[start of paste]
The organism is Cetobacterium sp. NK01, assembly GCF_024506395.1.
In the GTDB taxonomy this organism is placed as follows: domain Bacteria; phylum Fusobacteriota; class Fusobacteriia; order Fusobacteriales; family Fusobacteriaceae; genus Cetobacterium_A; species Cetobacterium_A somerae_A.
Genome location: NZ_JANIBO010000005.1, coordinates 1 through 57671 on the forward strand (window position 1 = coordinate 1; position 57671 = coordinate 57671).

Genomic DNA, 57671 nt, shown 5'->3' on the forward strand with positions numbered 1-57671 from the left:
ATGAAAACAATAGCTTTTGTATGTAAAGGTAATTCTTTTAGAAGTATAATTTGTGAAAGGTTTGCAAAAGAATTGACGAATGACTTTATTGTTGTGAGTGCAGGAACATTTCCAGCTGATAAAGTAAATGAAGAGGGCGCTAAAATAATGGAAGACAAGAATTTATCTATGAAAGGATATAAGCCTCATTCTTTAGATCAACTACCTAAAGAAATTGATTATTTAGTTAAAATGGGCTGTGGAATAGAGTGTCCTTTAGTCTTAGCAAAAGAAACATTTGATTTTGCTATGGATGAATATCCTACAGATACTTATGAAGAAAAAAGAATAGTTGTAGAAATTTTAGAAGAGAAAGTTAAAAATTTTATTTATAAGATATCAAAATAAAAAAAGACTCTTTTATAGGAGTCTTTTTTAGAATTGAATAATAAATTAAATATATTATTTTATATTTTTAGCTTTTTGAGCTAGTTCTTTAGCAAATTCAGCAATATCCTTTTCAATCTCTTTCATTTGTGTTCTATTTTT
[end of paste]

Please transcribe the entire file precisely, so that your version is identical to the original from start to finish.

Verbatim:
The organism is Cetobacterium sp. NK01, assembly GCF_024506395.1.
In the GTDB taxonomy this organism is placed as follows: domain Bacteria; phylum Fusobacteriota; class Fusobacteriia; order Fusobacteriales; family Fusobacteriaceae; genus Cetobacterium_A; species Cetobacterium_A somerae_A.
Genome location: NZ_JANIBO010000005.1, coordinates 1 through 57671 on the forward strand (window position 1 = coordinate 1; position 57671 = coordinate 57671).

Genomic DNA, 57671 nt, shown 5'->3' on the forward strand with positions numbered 1-57671 from the left:
ATGAAAACAATAGCTTTTGTATGTAAAGGTAATTCTTTTAGAAGTATAATTTGTGAAAGGTTTGCAAAAGAATTGACGAATGACTTTATTGTTGTGAGTGCAGGAACATTTCCAGCTGATAAAGTAAATGAAGAGGGCGCTAAAATAATGGAAGACAAGAATTTATCTATGAAAGGATATAAGCCTCATTCTTTAGATCAACTACCTAAAGAAATTGATTATTTAGTTAAAATGGGCTGTGGAATAGAGTGTCCTTTAGTCTTAGCAAAAGAAACATTTGATTTTGCTATGGATGAATATCCTACAGATACTTATGAAGAAAAAAGAATAGTTGTAGAAATTTTAGAAGAGAAAGTTAAAAATTTTATTTATAAGATATCAAAATAAAAAAAGACTCTTTTATAGGAGTCTTTTTTAGAATTGAATAATAAATTAAATATATTATTTTATATTTTTAGCTTTTTGAGCTAGTTCTTTAGCAAATTCAGCAATATCCTTTTCAATCTCTTTCATTTGTGTTCTATTTTT